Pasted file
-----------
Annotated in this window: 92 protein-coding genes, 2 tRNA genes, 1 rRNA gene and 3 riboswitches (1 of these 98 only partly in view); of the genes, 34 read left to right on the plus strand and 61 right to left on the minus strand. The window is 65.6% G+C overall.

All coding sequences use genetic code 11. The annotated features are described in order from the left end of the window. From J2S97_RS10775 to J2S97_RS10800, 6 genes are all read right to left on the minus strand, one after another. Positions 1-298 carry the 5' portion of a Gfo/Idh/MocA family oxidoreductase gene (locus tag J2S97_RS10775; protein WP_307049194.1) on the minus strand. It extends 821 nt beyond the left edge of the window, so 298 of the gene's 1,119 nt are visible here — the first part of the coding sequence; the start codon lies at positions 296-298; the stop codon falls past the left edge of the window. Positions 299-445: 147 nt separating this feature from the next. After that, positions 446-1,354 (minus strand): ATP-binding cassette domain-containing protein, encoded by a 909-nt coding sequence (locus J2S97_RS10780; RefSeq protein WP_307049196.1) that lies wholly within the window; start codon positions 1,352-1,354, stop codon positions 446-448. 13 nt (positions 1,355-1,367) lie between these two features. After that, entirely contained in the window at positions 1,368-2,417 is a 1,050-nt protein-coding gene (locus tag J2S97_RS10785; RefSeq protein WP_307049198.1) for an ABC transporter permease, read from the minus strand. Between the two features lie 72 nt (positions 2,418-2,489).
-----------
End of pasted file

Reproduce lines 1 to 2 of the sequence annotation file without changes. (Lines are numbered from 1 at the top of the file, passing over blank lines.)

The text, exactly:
Annotated in this window: 92 protein-coding genes, 2 tRNA genes, 1 rRNA gene and 3 riboswitches (1 of these 98 only partly in view); of the genes, 34 read left to right on the plus strand and 61 right to left on the minus strand. The window is 65.6% G+C overall.

All coding sequences use genetic code 11. The annotated features are described in order from the left end of the window. From J2S97_RS10775 to J2S97_RS10800, 6 genes are all read right to left on the minus strand, one after another. Positions 1-298 carry the 5' portion of a Gfo/Idh/MocA family oxidoreductase gene (locus tag J2S97_RS10775; protein WP_307049194.1) on the minus strand. It extends 821 nt beyond the left edge of the window, so 298 of the gene's 1,119 nt are visible here — the first part of the coding sequence; the start codon lies at positions 296-298; the stop codon falls past the left edge of the window. Positions 299-445: 147 nt separating this feature from the next. After that, positions 446-1,354 (minus strand): ATP-binding cassette domain-containing protein, encoded by a 909-nt coding sequence (locus J2S97_RS10780; RefSeq protein WP_307049196.1) that lies wholly within the window; start codon positions 1,352-1,354, stop codon positions 446-448. 13 nt (positions 1,355-1,367) lie between these two features. After that, entirely contained in the window at positions 1,368-2,417 is a 1,050-nt protein-coding gene (locus tag J2S97_RS10785; RefSeq protein WP_307049198.1) for an ABC transporter permease, read from the minus strand. Between the two features lie 72 nt (positions 2,418-2,489).